I totally get what you mean, friend, and I totally agree. Although I owned the HD 598 SE for a year, I relate to what you say in regards to my DT 990 Pro 250 ohm, T90 Chrome, and DT880 Edition 600 ohm. I purchased them in that order. Being used (but not amused) to my Audio-Technica M70x, I was impressed by the DT 990's soundstage and details, but irritated by their sharpness and lack of mids compared to the full, realistic-sounding (but duller) HD 598 SE.
That was the first time I started getting suspicious of the headphone world's pecking order. So I got the T90 Chrome out of curiosity to see if there was a noticeable jump in sound quality. Tesla drivers and all, they are refined DT 990s. No poetry needed. There is a noticeable difference in the sound presentation, which I like more, but it's not in the sense of better or worse. The contrast is just in the aspect of "to sound this different, more money needed to be spent by the manufacturer and by me", not in "these T90s have better sound quality because they're higher in the model lineup".
That higher model number and higher cost got me not superiority, but something that fit better the mold of my preferences. Once we reach a certain threshold, it's difficult to hear the difference in sound quality, which is in my opinion objective to a certain extent, but subjective for the most part. There is a wall that exceeds our ear and brain's capabilities, and (fortunately) the price is less than $1000 in my experience. Over that wall, that's where audiophiles climb and start imagining things, getting poetic, and they start using esoteric terms and otherworldly logic.
So after realizing that I liked the T90 more not because they sounded better than the DT 990, but because their sound signature, although still exceedingly and unnaturally sharp to my ears, was more tolerable, I decided to "downgrade" and got the DT 880. Instantly, I liked them more than the T90. I was like, "THESE are the better, superior-sounding headphones if there was such a thing. Man, ah, this is so much more tolerable and doesn't sound technically worse than the T90, just different. These hit the spot. I wanna hug them."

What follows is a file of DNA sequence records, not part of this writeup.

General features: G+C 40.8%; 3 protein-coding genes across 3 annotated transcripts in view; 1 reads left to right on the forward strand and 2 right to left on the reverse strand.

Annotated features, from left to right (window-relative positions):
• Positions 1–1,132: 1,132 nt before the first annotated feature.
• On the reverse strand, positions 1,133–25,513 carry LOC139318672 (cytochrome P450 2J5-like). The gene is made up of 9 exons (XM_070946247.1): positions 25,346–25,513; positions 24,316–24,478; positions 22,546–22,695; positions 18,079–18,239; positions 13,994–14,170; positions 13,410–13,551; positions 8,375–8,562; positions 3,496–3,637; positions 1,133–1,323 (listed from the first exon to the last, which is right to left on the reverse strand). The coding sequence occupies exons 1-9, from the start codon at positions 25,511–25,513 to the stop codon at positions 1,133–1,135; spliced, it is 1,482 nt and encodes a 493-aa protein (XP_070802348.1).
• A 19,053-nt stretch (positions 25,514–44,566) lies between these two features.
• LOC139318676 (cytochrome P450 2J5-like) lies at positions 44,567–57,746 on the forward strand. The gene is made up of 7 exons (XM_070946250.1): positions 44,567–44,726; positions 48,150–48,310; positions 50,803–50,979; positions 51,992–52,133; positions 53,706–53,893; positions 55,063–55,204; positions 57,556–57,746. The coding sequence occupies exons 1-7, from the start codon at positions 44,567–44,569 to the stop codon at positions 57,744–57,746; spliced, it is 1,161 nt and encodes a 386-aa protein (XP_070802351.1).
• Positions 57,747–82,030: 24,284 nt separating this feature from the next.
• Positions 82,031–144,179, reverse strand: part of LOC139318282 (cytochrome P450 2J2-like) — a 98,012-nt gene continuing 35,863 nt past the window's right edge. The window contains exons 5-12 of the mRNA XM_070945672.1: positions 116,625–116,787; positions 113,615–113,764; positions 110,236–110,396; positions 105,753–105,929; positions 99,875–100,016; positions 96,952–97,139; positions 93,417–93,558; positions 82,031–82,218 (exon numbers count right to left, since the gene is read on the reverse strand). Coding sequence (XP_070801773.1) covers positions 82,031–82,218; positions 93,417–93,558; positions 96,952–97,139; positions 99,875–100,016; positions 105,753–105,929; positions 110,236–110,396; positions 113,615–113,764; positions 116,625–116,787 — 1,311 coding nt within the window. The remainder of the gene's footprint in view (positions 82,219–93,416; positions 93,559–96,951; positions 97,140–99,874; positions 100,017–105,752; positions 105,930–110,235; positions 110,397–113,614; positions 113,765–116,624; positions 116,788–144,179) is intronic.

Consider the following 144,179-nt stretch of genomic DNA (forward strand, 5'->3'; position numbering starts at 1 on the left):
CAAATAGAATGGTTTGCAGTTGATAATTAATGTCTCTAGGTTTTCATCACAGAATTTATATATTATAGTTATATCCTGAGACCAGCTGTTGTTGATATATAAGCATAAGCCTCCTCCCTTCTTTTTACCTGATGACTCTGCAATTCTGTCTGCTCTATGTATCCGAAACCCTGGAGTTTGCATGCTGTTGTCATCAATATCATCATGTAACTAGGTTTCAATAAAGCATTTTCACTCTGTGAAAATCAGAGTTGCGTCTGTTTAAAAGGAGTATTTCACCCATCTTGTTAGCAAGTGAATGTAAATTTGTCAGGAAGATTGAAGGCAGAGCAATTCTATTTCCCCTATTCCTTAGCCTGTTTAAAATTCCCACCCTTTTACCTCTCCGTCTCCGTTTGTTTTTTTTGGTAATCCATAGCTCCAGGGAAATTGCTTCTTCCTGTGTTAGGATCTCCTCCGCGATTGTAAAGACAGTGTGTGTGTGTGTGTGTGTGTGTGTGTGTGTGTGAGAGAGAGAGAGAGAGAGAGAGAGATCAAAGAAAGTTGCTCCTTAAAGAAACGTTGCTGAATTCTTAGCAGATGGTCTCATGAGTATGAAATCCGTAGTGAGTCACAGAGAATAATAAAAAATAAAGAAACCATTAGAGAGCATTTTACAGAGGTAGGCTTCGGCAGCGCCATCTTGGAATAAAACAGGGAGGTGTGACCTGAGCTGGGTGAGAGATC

So yeah, I was going to eventually get the HD 6XX out of curiosity, but after reading you and seeing that I'm on your same wavelength, I'll probably skip them if they're not better than the HD 598, but different. I gifted my HD 598 SE to a friend because I wanted more highs, even though everything else sounded acoustic and real. All my three Beyers have a metallic, bright sound signature, and way too much highs and not enough of the muddy mid-lows and mids. In my opinion, a little muddyness from the mids down to the mid-lows is OK, because that's how real-life sounds.
You know what combination I'd like? The T90's airiness and space, the DT 990's lows, the DT 880's highs, and the HD 598's muddy mid-lows and mids...but keeping the smooth, realistic tonality of the Sennheisers (versus the bright, metallic tonality of the Beyers). Those would be my ideal fun headphones.
I'm not an audiophile in the sense of the psychological disease that attaches the big ego of people to their bigger wallets in search of a non-existent audio nirvana, but I do care about sound more than what is deemed normal. I consider myself to have higher polished ears than the average person, because I've been involved in sound producing and engineering for 16 years. It's a fact that working with EQs and compressors and other sound shaping tools polishes the ear and trains the brain to notice subtleties and nuances, which translates in music enjoyment to noticing the difference in sound textures between different headphones.
It find it highly rewarding when headphones let me hear deeper into the music, and if not deeper, then differently. But I
keep it real, because the closest thing to the audio nirvana that audiophiles seek is attained during the mixing stage, not during music consumption with obscenely expensive gear. In that mixing stage the overall sound is still manipulable because every single track and sound shaping tool is still available to be freely adjusted. Then the final stage is mastering, which is when the entire music track is "fairy dusted", nuanced, and receives its final compression and limiting to get the final overall volume and dynamic character.
Once the mastering is completed, that's the music tracks' birth. So audiophiles want a perfect baby, when the baby was already formed by the mixing and mastering engineer. Knowing all this, I buy headphones being conscious that there is a point where there won't be more to be had, and again, it can be reached below the $1000 mark in my experience.